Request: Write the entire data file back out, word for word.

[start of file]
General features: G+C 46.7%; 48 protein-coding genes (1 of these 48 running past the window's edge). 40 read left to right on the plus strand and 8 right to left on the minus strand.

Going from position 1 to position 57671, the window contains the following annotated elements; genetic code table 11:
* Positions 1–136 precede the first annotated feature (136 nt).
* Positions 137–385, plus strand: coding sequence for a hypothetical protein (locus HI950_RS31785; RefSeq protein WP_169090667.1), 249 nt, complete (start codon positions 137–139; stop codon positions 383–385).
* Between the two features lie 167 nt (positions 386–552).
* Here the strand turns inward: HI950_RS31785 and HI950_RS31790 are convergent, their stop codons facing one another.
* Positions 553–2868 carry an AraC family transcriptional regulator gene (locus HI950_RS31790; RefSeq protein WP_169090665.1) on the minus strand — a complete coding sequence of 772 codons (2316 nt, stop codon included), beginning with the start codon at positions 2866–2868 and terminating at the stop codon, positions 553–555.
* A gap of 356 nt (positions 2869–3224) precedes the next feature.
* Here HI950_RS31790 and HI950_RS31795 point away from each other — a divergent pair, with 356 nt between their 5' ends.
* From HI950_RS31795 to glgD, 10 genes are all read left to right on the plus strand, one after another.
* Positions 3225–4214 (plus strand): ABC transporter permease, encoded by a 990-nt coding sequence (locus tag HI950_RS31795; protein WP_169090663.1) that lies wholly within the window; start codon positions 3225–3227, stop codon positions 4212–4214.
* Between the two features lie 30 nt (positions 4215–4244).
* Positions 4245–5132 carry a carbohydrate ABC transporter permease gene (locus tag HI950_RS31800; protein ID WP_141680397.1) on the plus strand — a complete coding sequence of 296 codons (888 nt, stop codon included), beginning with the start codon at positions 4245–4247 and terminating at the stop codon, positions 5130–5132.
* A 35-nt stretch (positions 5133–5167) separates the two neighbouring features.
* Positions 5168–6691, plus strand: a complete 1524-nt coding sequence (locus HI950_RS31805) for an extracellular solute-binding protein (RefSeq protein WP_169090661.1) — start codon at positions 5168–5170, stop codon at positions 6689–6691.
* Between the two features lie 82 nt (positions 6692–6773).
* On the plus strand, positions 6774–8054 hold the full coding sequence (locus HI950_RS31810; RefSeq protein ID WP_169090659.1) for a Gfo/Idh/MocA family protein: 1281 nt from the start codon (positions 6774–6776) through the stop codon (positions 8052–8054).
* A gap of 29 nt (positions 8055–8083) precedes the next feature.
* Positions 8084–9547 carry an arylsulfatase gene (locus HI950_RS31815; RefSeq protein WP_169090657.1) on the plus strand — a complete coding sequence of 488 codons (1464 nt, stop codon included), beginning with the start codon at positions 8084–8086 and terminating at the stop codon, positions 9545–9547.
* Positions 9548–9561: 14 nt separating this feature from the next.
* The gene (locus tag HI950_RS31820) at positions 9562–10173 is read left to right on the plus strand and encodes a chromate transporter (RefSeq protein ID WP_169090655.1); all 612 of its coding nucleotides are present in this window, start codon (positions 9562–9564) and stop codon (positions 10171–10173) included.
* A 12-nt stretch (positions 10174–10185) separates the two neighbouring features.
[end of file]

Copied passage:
General features: G+C 46.7%; 48 protein-coding genes (1 of these 48 running past the window's edge). 40 read left to right on the plus strand and 8 right to left on the minus strand.

Going from position 1 to position 57671, the window contains the following annotated elements; genetic code table 11:
* Positions 1–136 precede the first annotated feature (136 nt).
* Positions 137–385, plus strand: coding sequence for a hypothetical protein (locus HI950_RS31785; RefSeq protein WP_169090667.1), 249 nt, complete (start codon positions 137–139; stop codon positions 383–385).
* Between the two features lie 167 nt (positions 386–552).
* Here the strand turns inward: HI950_RS31785 and HI950_RS31790 are convergent, their stop codons facing one another.
* Positions 553–2868 carry an AraC family transcriptional regulator gene (locus HI950_RS31790; RefSeq protein WP_169090665.1) on the minus strand — a complete coding sequence of 772 codons (2316 nt, stop codon included), beginning with the start codon at positions 2866–2868 and terminating at the stop codon, positions 553–555.
* A gap of 356 nt (positions 2869–3224) precedes the next feature.
* Here HI950_RS31790 and HI950_RS31795 point away from each other — a divergent pair, with 356 nt between their 5' ends.
* From HI950_RS31795 to glgD, 10 genes are all read left to right on the plus strand, one after another.
* Positions 3225–4214 (plus strand): ABC transporter permease, encoded by a 990-nt coding sequence (locus tag HI950_RS31795; protein WP_169090663.1) that lies wholly within the window; start codon positions 3225–3227, stop codon positions 4212–4214.
* Between the two features lie 30 nt (positions 4215–4244).
* Positions 4245–5132 carry a carbohydrate ABC transporter permease gene (locus tag HI950_RS31800; protein ID WP_141680397.1) on the plus strand — a complete coding sequence of 296 codons (888 nt, stop codon included), beginning with the start codon at positions 4245–4247 and terminating at the stop codon, positions 5130–5132.
* A 35-nt stretch (positions 5133–5167) separates the two neighbouring features.
* Positions 5168–6691, plus strand: a complete 1524-nt coding sequence (locus HI950_RS31805) for an extracellular solute-binding protein (RefSeq protein WP_169090661.1) — start codon at positions 5168–5170, stop codon at positions 6689–6691.
* Between the two features lie 82 nt (positions 6692–6773).
* On the plus strand, positions 6774–8054 hold the full coding sequence (locus HI950_RS31810; RefSeq protein ID WP_169090659.1) for a Gfo/Idh/MocA family protein: 1281 nt from the start codon (positions 6774–6776) through the stop codon (positions 8052–8054).
* A gap of 29 nt (positions 8055–8083) precedes the next feature.
* Positions 8084–9547 carry an arylsulfatase gene (locus HI950_RS31815; RefSeq protein WP_169090657.1) on the plus strand — a complete coding sequence of 488 codons (1464 nt, stop codon included), beginning with the start codon at positions 8084–8086 and terminating at the stop codon, positions 9545–9547.
* Positions 9548–9561: 14 nt separating this feature from the next.
* The gene (locus tag HI950_RS31820) at positions 9562–10173 is read left to right on the plus strand and encodes a chromate transporter (RefSeq protein ID WP_169090655.1); all 612 of its coding nucleotides are present in this window, start codon (positions 9562–9564) and stop codon (positions 10171–10173) included.
* A 12-nt stretch (positions 10174–10185) separates the two neighbouring features.